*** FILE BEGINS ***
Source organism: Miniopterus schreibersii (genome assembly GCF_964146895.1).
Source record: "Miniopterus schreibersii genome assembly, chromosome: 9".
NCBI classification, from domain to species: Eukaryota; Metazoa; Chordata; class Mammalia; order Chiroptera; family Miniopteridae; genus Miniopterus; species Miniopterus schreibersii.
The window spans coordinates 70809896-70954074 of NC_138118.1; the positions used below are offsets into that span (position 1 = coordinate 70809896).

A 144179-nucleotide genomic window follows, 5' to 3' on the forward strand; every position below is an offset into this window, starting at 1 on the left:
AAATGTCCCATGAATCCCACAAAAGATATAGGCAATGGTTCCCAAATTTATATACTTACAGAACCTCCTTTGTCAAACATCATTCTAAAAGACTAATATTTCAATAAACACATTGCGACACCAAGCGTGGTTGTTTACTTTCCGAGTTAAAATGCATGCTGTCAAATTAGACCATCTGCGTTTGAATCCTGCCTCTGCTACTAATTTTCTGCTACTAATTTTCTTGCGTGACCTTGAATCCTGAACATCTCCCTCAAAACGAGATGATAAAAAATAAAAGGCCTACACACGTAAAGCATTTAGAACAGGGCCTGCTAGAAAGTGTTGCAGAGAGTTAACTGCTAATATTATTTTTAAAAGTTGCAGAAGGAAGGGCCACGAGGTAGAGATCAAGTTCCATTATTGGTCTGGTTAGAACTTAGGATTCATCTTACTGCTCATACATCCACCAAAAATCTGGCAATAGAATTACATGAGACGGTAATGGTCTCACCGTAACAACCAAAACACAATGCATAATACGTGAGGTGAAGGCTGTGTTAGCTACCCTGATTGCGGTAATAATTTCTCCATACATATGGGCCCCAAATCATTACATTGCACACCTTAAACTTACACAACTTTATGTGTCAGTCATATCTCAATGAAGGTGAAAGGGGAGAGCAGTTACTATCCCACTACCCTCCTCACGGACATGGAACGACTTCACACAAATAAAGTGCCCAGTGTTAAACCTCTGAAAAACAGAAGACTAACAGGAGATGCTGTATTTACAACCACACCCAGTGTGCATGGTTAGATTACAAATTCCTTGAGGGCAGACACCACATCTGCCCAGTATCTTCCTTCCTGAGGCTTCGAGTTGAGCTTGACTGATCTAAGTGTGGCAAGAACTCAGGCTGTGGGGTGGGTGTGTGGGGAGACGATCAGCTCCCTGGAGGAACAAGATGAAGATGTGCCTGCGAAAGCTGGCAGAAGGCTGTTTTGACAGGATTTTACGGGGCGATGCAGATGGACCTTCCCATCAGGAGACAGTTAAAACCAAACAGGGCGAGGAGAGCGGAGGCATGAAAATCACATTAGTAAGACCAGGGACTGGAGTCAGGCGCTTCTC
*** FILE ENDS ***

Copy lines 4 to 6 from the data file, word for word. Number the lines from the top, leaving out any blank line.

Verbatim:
The window spans coordinates 70809896-70954074 of NC_138118.1; the positions used below are offsets into that span (position 1 = coordinate 70809896).

A 144179-nucleotide genomic window follows, 5' to 3' on the forward strand; every position below is an offset into this window, starting at 1 on the left:
AAATGTCCCATGAATCCCACAAAAGATATAGGCAATGGTTCCCAAATTTATATACTTACAGAACCTCCTTTGTCAAACATCATTCTAAAAGACTAATATTTCAATAAACACATTGCGACACCAAGCGTGGTTGTTTACTTTCCGAGTTAAAATGCATGCTGTCAAATTAGACCATCTGCGTTTGAATCCTGCCTCTGCTACTAATTTTCTGCTACTAATTTTCTTGCGTGACCTTGAATCCTGAACATCTCCCTCAAAACGAGATGATAAAAAATAAAAGGCCTACACACGTAAAGCATTTAGAACAGGGCCTGCTAGAAAGTGTTGCAGAGAGTTAACTGCTAATATTATTTTTAAAAGTTGCAGAAGGAAGGGCCACGAGGTAGAGATCAAGTTCCATTATTGGTCTGGTTAGAACTTAGGATTCATCTTACTGCTCATACATCCACCAAAAATCTGGCAATAGAATTACATGAGACGGTAATGGTCTCACCGTAACAACCAAAACACAATGCATAATACGTGAGGTGAAGGCTGTGTTAGCTACCCTGATTGCGGTAATAATTTCTCCATACATATGGGCCCCAAATCATTACATTGCACACCTTAAACTTACACAACTTTATGTGTCAGTCATATCTCAATGAAGGTGAAAGGGGAGAGCAGTTACTATCCCACTACCCTCCTCACGGACATGGAACGACTTCACACAAATAAAGTGCCCAGTGTTAAACCTCTGAAAAACAGAAGACTAACAGGAGATGCTGTATTTACAACCACACCCAGTGTGCATGGTTAGATTACAAATTCCTTGAGGGCAGACACCACATCTGCCCAGTATCTTCCTTCCTGAGGCTTCGAGTTGAGCTTGACTGATCTAAGTGTGGCAAGAACTCAGGCTGTGGGGTGGGTGTGTGGGGAGACGATCAGCTCCCTGGAGGAACAAGATGAAGATGTGCCTGCGAAAGCTGGCAGAAGGCTGTTTTGACAGGATTTTACGGGGCGATGCAGATGGACCTTCCCATCAGGAGACAGTTAAAACCAAACAGGGCGAGGAGAGCGGAGGCATGAAAATCACATTAGTAAGACCAGGGACTGGAGTCAGGCGCTTCTC